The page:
Mouvemont National Congolais (MNC) party wins parliamentary elections. Patrice Lumumba becomes prime minister. Joseph Kasavubu is elected President.

June 30, 1960

Belgian Congo gains independence, becoming Republic of Congo

January 17, 1961

Patrice Lumumba is executed by forces from Katanga province backed by Belgium

1963-1965

Kanyarwanda War: Coalitions of different ethnic groups battle for land rights in North Kivu

1965

Joseph-Desire Mobutu overthrows Kasavubu in a Western-backed coup and establishes a one-party system

1966

Mobutu changes the country's official name to "Democratic Republic of Congo" to distinguish it from the former French colony "Republic of Congo"

1966

Mobutu changes the name of the capital from Leopoldville to Kinshasa, and renames several other cities as well

1971

Mobutu renames the country "Zaire" and changes his own name to Mobutu Sese Seko

1972

Massive inflow of Hutu refugees fleeing massacres in Burundi after a failed Hutu rebellion against the Burundian government

1972

All Banyarwanda (ethnic Rwandan and Burundian) residing in Congo from 1959-1963 are granted citizenship

Late 1970s

Amid growing resentment of the increase in Banyarwandan Tutsi power, local Hutu and Congolese increase political mobilization and gain additional influence in the national assembly

1981

Citizenship for Banyarwanda groups, mostly Tutsis, is restricted to those who could trace ancestry in Congo back to 1885. This reflected a desire to counter growing Tutsi economic power in the Kivu region

1990

Mobutu declares the Third Republic, introducing a new constitution that includes democratic reforms and lifts the ban on multiparty politics

February 1990

Fall of the Soviet Union. Relations between Mobutu and the West deteriorate, as incentives to back Mobutu in the name of anti-Communism disappear

March 1993

Governor Jean-Pierre Kalumbo Mbogho orders all Tutsis removed from the region and calls for their extermination. Violence breaks out, claiming 14,000 lives over the next two months

May 1993

Mobutu dismisses Governor Kalumbo and increases Tutsi representation in the provincial government of the Kivus

1994

Rwanda's Hutu extremist government orchestrates genocide of approx. 800,000 Tutsis and moderate Hutus. After Tutsi rebels take control of Rwanda, over a million refugees flood into Congo, including Rwandan army soldiers and Hutu extremist Interhamwe militiamen complicit in the genocide

1996-1997

First Congo War

1996

Rwandan forces invade Congo to protect Tutsis and destroy Hutu militia camps. Mobutu's government opposes the incursion, prompting reform elements to unite against him.

May 1997

Anti-Mobutu rebels, backed by Rwanda, seize Kinshasa and install Laurent Kabila as president. The country is renamed again to "Democratic Republic of Congo"

Late 1997

President Kabila calls for withdrawal of all Rwandan and Ugandan forces from the country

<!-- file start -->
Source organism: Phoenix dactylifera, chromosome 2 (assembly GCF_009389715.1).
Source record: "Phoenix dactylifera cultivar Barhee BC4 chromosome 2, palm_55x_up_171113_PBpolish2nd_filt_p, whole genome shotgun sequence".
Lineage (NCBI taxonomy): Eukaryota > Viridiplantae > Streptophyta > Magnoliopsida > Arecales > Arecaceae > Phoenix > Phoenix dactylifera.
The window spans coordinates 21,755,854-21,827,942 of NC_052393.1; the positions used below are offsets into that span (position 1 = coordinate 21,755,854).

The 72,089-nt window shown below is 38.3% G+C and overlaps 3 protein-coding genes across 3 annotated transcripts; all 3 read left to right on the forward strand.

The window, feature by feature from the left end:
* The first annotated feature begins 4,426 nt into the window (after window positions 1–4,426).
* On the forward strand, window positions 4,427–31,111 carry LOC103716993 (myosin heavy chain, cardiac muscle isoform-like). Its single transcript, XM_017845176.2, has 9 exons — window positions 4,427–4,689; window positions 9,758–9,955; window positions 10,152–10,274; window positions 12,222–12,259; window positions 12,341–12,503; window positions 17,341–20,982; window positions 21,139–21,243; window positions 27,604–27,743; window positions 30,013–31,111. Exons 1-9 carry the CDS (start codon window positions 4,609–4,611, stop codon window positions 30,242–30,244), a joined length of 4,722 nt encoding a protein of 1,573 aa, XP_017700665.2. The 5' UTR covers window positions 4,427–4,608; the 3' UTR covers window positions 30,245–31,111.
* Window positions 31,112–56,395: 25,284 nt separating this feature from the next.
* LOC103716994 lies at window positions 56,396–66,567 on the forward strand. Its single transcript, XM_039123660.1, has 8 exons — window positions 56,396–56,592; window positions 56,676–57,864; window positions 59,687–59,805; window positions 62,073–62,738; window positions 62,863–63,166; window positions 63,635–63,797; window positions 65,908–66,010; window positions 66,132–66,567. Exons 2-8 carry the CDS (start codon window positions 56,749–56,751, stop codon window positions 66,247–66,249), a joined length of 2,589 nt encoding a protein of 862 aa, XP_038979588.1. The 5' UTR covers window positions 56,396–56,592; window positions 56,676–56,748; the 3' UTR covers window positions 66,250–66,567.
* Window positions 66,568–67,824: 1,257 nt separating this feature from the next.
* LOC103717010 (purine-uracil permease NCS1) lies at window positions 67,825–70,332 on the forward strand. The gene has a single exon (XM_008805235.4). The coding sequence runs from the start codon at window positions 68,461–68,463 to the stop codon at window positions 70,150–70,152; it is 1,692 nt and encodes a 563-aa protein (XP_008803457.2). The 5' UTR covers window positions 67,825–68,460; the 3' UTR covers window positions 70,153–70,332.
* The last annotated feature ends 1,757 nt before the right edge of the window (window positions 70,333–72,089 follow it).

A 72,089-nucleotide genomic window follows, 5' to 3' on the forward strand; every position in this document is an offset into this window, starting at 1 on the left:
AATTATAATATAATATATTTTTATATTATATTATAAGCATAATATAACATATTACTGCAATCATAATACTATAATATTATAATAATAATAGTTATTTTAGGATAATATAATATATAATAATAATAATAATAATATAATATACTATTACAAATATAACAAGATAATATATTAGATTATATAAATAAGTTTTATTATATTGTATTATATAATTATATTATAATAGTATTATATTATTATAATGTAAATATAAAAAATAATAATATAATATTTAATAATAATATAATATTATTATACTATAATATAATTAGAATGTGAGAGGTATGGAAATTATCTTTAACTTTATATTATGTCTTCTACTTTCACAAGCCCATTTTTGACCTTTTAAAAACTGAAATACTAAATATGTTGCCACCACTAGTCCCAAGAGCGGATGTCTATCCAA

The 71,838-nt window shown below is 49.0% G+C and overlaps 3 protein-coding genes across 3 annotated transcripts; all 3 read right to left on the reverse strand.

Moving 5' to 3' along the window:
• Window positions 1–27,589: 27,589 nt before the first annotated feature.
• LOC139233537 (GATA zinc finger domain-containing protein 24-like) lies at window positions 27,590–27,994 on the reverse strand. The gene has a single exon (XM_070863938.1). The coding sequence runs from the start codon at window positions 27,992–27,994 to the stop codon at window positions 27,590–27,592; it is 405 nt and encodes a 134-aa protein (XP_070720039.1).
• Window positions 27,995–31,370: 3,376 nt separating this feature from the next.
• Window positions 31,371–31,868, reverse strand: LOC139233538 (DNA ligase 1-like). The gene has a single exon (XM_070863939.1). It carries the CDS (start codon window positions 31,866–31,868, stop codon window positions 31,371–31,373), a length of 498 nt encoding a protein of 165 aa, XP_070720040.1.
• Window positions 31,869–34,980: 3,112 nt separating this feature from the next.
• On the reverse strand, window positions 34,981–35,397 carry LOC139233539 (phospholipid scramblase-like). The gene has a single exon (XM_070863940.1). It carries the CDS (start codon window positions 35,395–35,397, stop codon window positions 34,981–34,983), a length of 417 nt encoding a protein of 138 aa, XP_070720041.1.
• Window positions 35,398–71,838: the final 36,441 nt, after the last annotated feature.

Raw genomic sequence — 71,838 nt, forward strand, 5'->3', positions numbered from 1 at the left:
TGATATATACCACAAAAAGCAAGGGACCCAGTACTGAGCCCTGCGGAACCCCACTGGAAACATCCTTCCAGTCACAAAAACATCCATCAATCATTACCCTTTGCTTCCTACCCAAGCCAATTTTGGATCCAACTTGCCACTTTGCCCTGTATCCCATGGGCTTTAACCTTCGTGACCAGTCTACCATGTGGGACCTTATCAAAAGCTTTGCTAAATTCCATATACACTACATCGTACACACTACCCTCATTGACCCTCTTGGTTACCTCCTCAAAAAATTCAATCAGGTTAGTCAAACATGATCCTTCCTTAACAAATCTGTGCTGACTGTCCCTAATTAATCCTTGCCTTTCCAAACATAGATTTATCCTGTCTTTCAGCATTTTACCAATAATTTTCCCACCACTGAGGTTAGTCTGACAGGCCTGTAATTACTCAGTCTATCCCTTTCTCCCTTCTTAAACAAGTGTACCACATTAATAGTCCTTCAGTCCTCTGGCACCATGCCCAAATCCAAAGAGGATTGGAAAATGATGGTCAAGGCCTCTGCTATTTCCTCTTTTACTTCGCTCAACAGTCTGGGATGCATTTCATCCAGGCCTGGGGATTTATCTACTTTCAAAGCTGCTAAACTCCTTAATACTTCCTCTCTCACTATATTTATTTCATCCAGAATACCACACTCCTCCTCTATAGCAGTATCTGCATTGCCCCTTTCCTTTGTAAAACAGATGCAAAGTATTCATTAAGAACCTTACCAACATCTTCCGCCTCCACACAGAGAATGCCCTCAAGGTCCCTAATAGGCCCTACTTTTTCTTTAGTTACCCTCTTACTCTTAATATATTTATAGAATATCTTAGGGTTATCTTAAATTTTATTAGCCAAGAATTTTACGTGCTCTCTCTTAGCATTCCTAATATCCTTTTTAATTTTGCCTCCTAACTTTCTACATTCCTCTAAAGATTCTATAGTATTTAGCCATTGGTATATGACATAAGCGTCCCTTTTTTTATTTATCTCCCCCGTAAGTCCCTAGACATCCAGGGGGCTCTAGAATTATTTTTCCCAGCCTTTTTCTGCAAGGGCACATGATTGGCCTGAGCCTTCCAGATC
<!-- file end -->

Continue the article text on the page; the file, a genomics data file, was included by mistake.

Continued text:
1998-2003

Second Congo War

August 1998

Rebels back by Rwanda and Uganda rise up against Kabila and take control of much of eastern DRC. Zimbabwe, Namibia, and Angola send troops to repel the rebels.

July 1999

Rwanda, Uganda, Zimbabwe, Namibia, Angola, and DRC sign peace accord in Lusaka, Zambia

August 1999: MLC and RDC rebels sign Lusaka accord

November 30, 1999

UN Security Council sets up 5,500-strong force to monitor the ceasefire, known as MONUC. Fighting continues between rebel and government forces, and between Rwanda- and Uganda-backed forces

January 2001

Laurent Kabila is assassinated by a bodyguard and is succeeded by his son, Joseph Kabila.

Tanzania ...as an example of African socialism

Gained independence from Britain on 09/12/1961.

Source:  http://wwwnc.cdc.gov/travel/images/map-tanzania.png [Accessed 16 February 2015]

·www.sahistory.org.za”º timelines ”º This day in History [Accessed 16 February 2015]

Leaders of Tanzania Since Independence

A list of Tanzanian leaders since gaining independence on 9 December 1961

Date

Leader

Party

09/12/1961–09/12/1962

Richard Gordon Turnbull

Governor

09/12/1962– 26/12/1964

Julius Kambarage Nyerere

TANU ( Republic of Tanganyika)

26/04/1964-29/10/1964

Julius Kambarage Nyerere

TANU ( The United Republic of Tanganyika and Zanzibar)

29/10/1964-05/11/1985

Julius Kambarage Nyerere

TANU/CCM ( The Republic of Tanzania)

05/11/1985-23/11/1995

Ali Hassan Mwinyi

CCM

23/11/1995-21/12/2005

Benjamin William Mkapa

CCM

21/12/2005 - present

Jakaya Mrisho Kikwete

CCM

Zanzibar
Zanzibar gained its independence as a Sultanate on 10 December 1963, and was proclaimed the People's Republic of Zanzibar on 12 January 1964 following a coup. On 26 April 1964 it merged with the Republic of Tanganyika to become the United Republic of Tanganyika and Zanzibar.

Although Zanzibar and Tanzania are united, Zanzibar continues to have its own president.

Sultan of Zanzibar

1 Jul 1963 - 12 Jan 1964

Jamshid ibn Abd Allah

 

President of People's Republic of Zanzibar

12 Jan 1964 - 26 Apr 1964

Abeid Amani Rashid Karume

ASP

 

President of Zanzibar

26 Apr 1964 - 7 Apr 1972

Abeid Amani Rashid Karume

ASP

11 Apr 1972 - 30 Jan 1984

Mwinyi Aboud Jumbe

ASP/CCM

30 Jan 1984 - 24 Oct 1985

Ali Hassan Mwinyi

CCM

24 Oct 1985 - 25 Oct 1990

Idris Abdul Wakil

CCM

25 Oct 1990 - 8 Nov 2000

Salmin Amour

CCM

8 Nov 2000 - present

Amani Abeid Karume